But Quigley was more than aware of his fellow middleweight.
“When I saw Andy competing at the Olympic Gams in Athens, that was one reason I wanted to go to the Olympics,” he says.
“I always had an eye on Andy. He was a world class amateur and a world class professional.
“There is an aura about Andy.
“It has been a great couple of months working with Andy and the relationship has really gone from strength to strength.
“There is definitely something there now. I can feel it. I can’t wait to do in the ring what we’ve been working on.
“I’m really looking forward to having Andy in my corner. There is no word to describe it…I’m f***** raring to go.”
LEE has appeared similarly enthused and excited by the new partnership.
Indeed, Lee recently noted that Quigley was ‘only three fights away from a huge fight, maybe not even that.’
He has asked the Golden Boy Promotions pincher some searching questions in recent weeks too.
“At this stage, he has to really want it,” Lee said.
“The decision to come to train with me could have been one of comfort or it could be one that he wants to change and push on. That’s why I’ve tested him and pushed him hard. He’s flying.”
Lee was critical of Quigley’s last bout and has attempted to right some wrongs.
He said: “Others will try to follow what Tureano Johnson did. We have to make Jason comfortable when they’re inside.
“Jason has been comfortable so far and he’s responding. He’s made improvements, just on simple things. I’ve been surprised that he hasn’t been taught these things.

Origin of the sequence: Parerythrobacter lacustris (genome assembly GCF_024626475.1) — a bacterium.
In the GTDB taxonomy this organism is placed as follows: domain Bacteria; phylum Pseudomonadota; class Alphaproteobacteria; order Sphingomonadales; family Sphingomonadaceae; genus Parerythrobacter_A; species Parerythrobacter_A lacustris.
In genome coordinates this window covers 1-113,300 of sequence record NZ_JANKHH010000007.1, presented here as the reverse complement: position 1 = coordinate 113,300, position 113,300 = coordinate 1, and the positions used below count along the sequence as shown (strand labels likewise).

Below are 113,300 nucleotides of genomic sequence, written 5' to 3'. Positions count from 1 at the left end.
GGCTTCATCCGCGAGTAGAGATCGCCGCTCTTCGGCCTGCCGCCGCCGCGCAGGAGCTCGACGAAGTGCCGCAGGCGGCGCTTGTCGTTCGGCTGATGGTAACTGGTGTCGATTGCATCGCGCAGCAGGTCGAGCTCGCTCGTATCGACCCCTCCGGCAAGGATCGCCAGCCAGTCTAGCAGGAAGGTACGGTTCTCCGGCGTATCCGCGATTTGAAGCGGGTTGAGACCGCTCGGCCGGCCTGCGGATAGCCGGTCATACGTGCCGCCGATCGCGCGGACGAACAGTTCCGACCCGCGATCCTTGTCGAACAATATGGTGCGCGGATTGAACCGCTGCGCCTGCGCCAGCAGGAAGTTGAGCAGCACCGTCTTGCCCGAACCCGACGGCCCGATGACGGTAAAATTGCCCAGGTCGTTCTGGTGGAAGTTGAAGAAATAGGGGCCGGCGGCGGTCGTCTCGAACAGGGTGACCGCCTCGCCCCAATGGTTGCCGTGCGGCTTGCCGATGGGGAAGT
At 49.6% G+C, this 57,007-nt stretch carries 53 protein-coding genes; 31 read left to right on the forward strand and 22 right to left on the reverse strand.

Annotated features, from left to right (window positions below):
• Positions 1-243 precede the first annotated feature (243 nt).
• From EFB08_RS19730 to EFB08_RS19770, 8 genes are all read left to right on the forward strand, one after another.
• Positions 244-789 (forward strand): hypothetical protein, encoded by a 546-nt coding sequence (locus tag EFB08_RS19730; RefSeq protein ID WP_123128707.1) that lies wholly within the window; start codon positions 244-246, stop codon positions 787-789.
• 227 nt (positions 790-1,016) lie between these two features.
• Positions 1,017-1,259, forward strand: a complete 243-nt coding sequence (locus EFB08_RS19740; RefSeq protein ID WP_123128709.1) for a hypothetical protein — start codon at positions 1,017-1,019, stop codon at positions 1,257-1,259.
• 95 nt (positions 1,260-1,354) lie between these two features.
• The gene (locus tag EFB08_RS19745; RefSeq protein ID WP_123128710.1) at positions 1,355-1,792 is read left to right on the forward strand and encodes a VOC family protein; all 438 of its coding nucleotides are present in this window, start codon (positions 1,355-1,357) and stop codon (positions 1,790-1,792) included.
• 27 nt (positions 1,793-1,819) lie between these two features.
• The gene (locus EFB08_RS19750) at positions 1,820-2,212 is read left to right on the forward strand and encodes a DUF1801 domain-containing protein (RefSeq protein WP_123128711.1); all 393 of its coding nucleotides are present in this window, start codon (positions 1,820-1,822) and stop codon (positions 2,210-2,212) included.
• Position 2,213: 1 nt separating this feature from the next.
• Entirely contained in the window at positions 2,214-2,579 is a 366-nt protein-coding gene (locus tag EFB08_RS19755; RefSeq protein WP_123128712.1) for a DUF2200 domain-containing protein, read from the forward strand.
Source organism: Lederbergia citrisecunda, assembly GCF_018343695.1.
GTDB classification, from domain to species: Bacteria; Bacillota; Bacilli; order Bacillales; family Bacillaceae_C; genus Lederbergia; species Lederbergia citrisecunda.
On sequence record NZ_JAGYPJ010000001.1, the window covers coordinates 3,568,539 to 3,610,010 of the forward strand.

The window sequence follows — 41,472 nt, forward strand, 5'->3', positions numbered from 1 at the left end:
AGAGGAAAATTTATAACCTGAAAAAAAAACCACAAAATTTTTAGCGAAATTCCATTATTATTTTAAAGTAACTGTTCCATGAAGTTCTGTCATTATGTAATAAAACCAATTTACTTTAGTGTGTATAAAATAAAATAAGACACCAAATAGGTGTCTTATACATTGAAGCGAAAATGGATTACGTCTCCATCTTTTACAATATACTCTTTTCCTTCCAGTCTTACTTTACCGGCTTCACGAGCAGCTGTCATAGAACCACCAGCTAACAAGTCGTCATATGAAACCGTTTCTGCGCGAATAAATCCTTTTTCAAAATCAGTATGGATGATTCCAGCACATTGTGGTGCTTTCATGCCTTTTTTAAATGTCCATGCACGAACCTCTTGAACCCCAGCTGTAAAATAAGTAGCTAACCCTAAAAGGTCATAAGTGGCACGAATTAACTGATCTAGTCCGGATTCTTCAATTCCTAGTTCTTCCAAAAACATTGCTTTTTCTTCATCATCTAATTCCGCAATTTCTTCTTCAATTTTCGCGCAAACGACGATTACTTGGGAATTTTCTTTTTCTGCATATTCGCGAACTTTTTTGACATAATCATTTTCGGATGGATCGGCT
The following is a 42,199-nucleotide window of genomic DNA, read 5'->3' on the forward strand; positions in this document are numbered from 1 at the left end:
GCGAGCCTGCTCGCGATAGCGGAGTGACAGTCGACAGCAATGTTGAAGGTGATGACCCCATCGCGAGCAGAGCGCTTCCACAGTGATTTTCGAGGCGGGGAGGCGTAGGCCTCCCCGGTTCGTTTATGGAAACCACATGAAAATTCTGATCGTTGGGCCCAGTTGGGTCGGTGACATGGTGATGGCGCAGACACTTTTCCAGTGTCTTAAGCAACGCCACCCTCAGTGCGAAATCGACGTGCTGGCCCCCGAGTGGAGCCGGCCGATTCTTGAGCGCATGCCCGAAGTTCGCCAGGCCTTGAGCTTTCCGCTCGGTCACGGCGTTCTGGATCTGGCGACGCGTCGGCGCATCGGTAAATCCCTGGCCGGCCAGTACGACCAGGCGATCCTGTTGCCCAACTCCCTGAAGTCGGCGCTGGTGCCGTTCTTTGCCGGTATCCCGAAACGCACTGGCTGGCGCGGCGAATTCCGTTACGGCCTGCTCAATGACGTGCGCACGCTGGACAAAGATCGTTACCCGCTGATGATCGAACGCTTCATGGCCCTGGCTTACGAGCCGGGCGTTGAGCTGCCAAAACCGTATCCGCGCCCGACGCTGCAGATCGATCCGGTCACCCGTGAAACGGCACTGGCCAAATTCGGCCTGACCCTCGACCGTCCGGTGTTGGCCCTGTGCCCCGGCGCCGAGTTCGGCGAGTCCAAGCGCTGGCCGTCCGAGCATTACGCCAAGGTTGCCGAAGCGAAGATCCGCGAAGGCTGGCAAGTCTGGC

“Jason is very teachable and takes everything on board.”
Quigley had appeared to lose gas against Johnson having managed in October 2018 to overcome sluggish middle rounds to decision Freddy Hernanzez and make a successful first defence of the NABF belt.
So, will we see a ‘different’ Jason Quigley in The Hangar on Thursday night?
“You’re going to see a tweaked Jason Quigley,” he says.
“Things have been tweaked in certain parts, things that you can see physically and things that you can’t see. We have worked on a lot of small things that can make a big difference.
“I’m 100 per cent raring to get back in there. I’m fed up chatting about it – I just want to get in. I’m ready to rock and roll.
“I’m excited for the road ahead and what’s in store for me now.”
In 2013, Billy Walsh – the then head coach of the Irish team – hailed Quigley’s breakthrough year in an Irish vest.
“He went to the soles of his boots,” Walsh said that Saturday afternoon in Almaty when an unfamiliar pang of defeat joined Quigley’s airspace.
He was on top of the world – and felt it – in those days.
As Lee looks to rekindle that flame in the Donegal puncher, he and Quigley haven’t so much gone back to the future as back for the future.Tags: